An audience member asked, “Research has proven that people who believe in God have a better chance of surviving terminal illnesses, such as cancer, as well as living longer when they go to church. Do you think that believing in God is beneficial for our wellbeing ….?” She was referring to quite a large body of clinical research in this field (although it could be argued that it’s not so much whether people go to church but more about their thinking about the divine, whether at church or not, that has health implications).
One such Australian study by VicHealth found that “Despite some shortcomings in the literature reviewed, it has been possible to conclude that individuals of faith who experience religious freedom have the potential to experience a range of positive health effects that may be associated with their religion/belief.”
Your spirituality or religious experiences will be unique. From personal experience I’ve discovered that an interest in and dedication to spiritual life-principles has brought about changes in my thinking that have changed my life-experience, time and time again. I’ve found that prayer, studying inspirational literature and talks with friends and family, both at church and out, change limited, ego-centric thinking to thoughtful, considerate and progressive thinking. And along with the changes in thinking … have been healings of depression and illness, without medicine or therapy.
If Dawkins and Pell had all the facts, there’s no way that they’d consider these by-products of spirituality insignificant …… reduced incidence of depression and a quicker recovery from it, a reduction in substance abuse, improved palliative care outcomes, reduced mortality and greater longevity, reduced incidence of heart disease and hypertension, and reduced incidence and longer survival with cancer (Craig Hassed MD, The role of spirituality in medicine, 2008).
Those working in the health industry are aware of these and other research findings, and now medical practitioners actively encourage discussion about and advocate the importance of spirituality in patients’ lives.
It’s clear that spirituality and religion relate to our mind, or consciousness. Along with others interested in spirituality and the mind/body connection, I am seeing big changes on the health horizon guided by the important role the mind plays. Research into the placebo effect, as Dawkins mentioned, is leading scientists to ask, “What determines health … mind or matter?”
The mind is no longer seen as a marginal influence but as the determiner of the body’s health. We are at a cross-roads. In time, will consciousness no longer be seen as servant, but master?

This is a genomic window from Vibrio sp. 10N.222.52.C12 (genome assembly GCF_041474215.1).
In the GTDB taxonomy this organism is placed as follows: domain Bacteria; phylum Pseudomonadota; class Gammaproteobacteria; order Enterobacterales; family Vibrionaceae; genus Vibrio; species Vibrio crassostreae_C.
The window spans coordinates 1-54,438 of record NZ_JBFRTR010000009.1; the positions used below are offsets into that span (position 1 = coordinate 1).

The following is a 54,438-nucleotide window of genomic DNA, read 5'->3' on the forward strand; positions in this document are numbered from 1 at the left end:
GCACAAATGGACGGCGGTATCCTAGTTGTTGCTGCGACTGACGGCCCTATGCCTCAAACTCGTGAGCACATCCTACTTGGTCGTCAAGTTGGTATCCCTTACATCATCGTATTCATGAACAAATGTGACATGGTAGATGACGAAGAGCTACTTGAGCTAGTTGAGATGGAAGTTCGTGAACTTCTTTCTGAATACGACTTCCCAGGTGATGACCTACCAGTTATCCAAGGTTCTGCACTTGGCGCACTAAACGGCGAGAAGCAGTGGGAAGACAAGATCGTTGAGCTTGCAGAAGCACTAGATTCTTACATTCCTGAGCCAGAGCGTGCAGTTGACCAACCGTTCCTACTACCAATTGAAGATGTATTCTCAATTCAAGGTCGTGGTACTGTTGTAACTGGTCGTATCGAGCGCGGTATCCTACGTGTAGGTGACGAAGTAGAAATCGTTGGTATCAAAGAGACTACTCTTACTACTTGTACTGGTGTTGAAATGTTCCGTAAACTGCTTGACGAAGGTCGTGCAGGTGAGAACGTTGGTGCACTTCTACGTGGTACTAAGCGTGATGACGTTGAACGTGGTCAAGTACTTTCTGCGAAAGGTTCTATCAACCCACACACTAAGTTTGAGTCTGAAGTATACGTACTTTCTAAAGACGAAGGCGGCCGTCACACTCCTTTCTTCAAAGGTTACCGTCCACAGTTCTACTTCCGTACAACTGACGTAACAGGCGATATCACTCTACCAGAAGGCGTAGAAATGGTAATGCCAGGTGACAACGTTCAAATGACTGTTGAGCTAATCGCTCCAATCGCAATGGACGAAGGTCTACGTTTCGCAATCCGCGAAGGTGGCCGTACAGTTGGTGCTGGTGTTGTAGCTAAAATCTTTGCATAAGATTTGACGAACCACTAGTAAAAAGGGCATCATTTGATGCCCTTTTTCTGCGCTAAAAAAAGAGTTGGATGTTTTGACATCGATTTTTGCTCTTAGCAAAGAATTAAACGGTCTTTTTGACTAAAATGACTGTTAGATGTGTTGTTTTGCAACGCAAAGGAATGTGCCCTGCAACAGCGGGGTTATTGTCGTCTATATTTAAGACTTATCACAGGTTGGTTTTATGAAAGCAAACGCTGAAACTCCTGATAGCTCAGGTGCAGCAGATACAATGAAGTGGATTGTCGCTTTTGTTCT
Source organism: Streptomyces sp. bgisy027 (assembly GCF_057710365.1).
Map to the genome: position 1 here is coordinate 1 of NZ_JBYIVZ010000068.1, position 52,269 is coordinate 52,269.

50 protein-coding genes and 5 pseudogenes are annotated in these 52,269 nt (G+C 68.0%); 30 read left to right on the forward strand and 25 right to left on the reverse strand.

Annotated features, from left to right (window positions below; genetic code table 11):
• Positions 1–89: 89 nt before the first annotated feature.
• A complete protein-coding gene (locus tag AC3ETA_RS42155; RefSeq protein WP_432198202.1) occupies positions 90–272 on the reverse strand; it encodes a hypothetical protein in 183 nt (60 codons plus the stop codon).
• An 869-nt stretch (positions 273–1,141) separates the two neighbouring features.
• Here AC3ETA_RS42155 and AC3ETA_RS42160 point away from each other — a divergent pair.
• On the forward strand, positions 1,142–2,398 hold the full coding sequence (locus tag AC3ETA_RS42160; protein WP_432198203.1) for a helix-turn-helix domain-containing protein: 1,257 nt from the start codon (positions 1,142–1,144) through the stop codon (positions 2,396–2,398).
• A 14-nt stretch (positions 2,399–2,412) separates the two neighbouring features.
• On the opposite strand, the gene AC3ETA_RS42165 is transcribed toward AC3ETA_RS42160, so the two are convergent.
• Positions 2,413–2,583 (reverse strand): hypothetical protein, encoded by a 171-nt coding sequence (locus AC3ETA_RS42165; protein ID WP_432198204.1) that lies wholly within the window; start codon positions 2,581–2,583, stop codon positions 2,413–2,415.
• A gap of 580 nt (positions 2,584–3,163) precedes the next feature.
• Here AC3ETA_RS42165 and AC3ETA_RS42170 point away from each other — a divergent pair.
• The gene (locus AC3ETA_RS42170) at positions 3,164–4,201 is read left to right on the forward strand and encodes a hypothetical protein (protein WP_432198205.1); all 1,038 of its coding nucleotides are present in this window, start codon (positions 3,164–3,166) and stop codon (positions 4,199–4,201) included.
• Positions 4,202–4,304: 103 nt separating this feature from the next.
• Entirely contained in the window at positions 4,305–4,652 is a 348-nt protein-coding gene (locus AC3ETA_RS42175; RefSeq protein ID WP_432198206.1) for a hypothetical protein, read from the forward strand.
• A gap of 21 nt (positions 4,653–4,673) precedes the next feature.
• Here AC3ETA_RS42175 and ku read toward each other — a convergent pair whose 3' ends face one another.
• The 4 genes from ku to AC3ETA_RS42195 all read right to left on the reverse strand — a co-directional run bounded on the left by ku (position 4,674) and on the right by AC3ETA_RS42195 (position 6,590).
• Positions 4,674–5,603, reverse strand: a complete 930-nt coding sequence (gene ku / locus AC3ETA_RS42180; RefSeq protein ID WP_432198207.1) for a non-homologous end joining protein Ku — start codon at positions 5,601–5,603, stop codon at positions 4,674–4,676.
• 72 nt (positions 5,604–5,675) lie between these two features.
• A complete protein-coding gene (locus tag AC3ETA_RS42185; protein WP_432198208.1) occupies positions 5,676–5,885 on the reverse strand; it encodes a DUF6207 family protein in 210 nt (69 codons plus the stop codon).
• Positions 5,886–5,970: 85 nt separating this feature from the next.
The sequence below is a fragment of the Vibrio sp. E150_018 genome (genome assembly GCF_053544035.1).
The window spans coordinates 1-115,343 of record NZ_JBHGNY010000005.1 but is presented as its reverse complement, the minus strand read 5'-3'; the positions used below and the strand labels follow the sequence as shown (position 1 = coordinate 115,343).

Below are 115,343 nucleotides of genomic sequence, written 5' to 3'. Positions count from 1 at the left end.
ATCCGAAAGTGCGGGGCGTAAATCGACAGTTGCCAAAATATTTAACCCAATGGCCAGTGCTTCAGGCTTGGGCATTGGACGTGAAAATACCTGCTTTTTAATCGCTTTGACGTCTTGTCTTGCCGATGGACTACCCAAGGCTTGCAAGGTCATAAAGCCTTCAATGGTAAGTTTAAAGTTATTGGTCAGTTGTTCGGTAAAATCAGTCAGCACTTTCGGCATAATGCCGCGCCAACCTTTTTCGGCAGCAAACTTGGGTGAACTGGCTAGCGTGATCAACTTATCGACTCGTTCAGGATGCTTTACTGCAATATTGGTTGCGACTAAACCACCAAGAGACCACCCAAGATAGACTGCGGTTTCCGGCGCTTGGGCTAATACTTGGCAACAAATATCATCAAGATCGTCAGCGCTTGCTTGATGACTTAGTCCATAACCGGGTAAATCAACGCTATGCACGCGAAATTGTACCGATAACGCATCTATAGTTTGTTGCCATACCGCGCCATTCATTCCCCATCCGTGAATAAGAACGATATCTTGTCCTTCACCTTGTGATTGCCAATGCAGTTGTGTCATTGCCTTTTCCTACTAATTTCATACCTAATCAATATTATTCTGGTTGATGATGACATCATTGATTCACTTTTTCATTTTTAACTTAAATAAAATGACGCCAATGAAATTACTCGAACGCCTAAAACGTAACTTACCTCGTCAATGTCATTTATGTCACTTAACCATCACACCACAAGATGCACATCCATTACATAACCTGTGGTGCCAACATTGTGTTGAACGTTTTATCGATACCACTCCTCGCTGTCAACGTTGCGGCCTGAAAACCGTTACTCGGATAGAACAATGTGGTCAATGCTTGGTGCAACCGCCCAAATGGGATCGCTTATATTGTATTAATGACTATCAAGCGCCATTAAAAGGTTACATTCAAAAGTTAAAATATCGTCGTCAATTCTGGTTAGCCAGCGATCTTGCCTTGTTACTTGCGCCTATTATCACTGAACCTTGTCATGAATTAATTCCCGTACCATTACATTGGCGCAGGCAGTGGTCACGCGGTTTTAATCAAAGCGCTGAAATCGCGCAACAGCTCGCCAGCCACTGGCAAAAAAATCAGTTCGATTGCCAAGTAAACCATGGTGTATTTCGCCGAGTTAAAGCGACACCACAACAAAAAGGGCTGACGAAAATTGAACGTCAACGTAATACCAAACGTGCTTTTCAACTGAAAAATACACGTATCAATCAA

It is an eye-opener to watch scientists, researchers, journalists, religious and atheist, and the rest of us connect the dots to what determines health. Will mind-science be the next breakthrough in the field of health?
Following on from my Wednesday post I got to thinking – is maths a science or a religion? My colleague in Tasmania, Graham Harding had the same thought earlier this year. Enjoy his post below. Thanks Graham!
I confess to it – I’m a fan of ‘Calvin and Hobbes’. Calvin, the six year old who knows everything and his stuffed toy tiger, Hobbes, who has the greatest intelligence known to tigers when no one else is around, created by that genius Bill Watterson.
Meanwhile back to the question. Is maths a science or a religion? You must admit Calvin makes a pretty good case for religion. This brings me to question whether I accept all unexplainable ‘equations’ on faith and therefore as a religion especially when they seem so mysterious, or a science.Continue Reading
Some friends I know have felt judged at their church. I can imagine that this scenario would leave you feeling pretty desolate. It must be especially disappointing if you have prayed for healing of a physical or mental illness, dearly hoping that prayer is the answer, and healing is slow or doesn’t occur. And then to be judged by fellow church-goers suggesting you must be doing something wrong or be a ‘sinner’ must be soul-destroying.
I think I’d be one of the many who were voting with their feet and moving away from organised religion, if that had happened to me … and if I hadn’t yet learned about Christian Science.Continue Reading
On July 8, 2011, Mitch Horowitz wrote a column for The Wall Street Journal titled “When spirituality kills.” In response, Russ Gerber, spokesperson for the Christian Science Church, submitted a letter to the editor, which has been published.